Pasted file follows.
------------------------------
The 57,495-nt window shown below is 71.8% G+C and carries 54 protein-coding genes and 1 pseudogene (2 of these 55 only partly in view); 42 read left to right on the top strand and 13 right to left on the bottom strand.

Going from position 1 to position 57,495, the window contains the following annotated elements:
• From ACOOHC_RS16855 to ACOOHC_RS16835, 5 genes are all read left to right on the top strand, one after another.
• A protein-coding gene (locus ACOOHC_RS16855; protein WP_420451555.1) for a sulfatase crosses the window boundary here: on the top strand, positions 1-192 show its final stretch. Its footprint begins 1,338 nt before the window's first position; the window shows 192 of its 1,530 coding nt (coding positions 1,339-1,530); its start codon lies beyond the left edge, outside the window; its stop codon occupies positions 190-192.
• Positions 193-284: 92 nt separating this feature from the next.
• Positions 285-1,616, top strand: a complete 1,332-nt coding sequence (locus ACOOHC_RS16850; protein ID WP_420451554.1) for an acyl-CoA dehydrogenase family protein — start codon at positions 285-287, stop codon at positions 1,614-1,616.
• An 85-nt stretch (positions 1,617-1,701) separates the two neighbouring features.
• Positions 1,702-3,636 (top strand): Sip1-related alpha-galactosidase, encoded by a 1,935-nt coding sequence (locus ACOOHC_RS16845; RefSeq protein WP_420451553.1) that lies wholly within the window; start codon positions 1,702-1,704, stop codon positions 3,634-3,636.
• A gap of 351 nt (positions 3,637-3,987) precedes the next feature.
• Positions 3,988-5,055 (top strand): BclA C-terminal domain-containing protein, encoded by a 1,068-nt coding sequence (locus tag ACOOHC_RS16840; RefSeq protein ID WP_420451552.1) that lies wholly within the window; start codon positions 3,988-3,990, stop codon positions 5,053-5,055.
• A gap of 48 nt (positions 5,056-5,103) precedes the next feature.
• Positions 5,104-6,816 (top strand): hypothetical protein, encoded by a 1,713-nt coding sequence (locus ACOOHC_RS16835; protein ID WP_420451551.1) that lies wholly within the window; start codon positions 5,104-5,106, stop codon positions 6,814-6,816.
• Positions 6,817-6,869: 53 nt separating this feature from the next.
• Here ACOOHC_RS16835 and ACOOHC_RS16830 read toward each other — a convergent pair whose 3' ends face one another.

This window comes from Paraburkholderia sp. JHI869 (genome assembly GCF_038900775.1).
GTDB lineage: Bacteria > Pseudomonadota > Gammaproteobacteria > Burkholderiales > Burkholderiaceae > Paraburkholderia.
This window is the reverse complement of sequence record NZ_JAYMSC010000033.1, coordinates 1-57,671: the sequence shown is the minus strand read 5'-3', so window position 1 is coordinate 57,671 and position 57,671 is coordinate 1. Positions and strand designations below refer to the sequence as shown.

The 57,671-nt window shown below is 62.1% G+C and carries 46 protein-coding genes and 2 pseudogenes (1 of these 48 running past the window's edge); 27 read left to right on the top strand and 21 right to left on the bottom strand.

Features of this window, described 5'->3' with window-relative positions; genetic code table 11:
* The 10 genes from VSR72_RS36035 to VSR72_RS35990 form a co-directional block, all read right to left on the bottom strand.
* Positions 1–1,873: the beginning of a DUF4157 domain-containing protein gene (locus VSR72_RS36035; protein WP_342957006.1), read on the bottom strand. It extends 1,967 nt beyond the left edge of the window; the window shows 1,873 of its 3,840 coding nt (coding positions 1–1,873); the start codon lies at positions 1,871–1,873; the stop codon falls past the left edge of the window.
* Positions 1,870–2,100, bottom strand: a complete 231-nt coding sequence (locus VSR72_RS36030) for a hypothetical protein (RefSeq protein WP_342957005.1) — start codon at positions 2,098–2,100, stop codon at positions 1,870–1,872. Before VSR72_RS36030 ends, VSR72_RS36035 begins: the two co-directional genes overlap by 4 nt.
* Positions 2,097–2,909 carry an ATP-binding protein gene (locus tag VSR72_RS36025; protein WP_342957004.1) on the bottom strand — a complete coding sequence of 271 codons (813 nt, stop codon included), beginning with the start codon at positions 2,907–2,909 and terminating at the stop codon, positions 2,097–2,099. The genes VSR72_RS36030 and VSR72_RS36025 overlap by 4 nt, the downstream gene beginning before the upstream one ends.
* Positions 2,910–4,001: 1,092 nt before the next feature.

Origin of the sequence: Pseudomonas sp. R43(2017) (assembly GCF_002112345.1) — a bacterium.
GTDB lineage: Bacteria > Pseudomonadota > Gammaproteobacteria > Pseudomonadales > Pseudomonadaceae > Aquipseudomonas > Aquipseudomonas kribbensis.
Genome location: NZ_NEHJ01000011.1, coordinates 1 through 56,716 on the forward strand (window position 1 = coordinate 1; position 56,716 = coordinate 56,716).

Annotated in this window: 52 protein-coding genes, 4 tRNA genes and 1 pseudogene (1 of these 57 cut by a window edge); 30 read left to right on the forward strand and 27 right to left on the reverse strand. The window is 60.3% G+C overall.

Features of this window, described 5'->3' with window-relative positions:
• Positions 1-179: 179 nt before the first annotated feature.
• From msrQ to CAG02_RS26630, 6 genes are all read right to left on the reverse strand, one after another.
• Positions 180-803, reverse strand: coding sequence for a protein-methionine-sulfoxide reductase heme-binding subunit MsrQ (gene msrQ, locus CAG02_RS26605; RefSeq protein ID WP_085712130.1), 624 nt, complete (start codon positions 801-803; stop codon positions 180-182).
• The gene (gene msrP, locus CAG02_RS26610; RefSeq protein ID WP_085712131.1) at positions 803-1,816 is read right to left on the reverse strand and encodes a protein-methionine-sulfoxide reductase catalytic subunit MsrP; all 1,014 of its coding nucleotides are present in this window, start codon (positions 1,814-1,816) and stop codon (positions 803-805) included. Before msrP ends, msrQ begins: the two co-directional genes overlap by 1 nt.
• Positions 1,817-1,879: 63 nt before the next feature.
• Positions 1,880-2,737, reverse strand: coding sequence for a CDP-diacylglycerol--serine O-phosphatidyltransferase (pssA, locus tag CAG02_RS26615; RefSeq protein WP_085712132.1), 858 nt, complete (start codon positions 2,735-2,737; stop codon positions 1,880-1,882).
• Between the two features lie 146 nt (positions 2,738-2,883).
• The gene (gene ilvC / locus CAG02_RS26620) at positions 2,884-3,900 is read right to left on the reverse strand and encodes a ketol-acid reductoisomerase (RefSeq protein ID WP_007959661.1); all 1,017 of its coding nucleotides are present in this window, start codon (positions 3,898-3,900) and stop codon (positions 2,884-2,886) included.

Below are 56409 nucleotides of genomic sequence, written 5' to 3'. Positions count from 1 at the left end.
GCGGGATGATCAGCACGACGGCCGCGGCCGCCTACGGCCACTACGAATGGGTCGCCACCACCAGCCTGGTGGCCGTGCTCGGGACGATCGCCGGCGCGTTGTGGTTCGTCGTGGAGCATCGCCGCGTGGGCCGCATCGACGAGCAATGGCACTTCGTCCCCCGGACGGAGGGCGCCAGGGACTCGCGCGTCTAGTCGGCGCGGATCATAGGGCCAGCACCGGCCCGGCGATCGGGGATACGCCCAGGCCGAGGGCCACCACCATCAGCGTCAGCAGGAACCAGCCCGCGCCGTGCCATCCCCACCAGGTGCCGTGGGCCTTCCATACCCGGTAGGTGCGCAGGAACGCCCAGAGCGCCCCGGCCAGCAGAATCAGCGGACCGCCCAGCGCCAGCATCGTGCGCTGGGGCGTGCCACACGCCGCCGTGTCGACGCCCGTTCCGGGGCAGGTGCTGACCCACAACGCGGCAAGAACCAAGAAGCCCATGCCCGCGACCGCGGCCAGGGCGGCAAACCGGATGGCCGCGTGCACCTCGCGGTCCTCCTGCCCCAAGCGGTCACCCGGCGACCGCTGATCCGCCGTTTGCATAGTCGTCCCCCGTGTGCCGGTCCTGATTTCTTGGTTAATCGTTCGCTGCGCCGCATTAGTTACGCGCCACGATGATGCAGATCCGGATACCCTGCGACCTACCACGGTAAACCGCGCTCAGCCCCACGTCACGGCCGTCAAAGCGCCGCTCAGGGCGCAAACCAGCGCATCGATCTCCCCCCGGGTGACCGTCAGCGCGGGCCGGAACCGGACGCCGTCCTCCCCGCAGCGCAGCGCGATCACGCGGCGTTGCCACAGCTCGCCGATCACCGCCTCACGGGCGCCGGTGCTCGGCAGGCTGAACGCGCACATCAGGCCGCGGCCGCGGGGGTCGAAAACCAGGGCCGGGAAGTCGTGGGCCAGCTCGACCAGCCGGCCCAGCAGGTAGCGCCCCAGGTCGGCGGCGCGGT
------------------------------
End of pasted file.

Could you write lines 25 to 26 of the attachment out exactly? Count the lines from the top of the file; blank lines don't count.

Origin of the sequence: Pseudomonas sp. R43(2017) (assembly GCF_002112345.1) — a bacterium.
GTDB lineage: Bacteria > Pseudomonadota > Gammaproteobacteria > Pseudomonadales > Pseudomonadaceae > Aquipseudomonas > Aquipseudomonas kribbensis.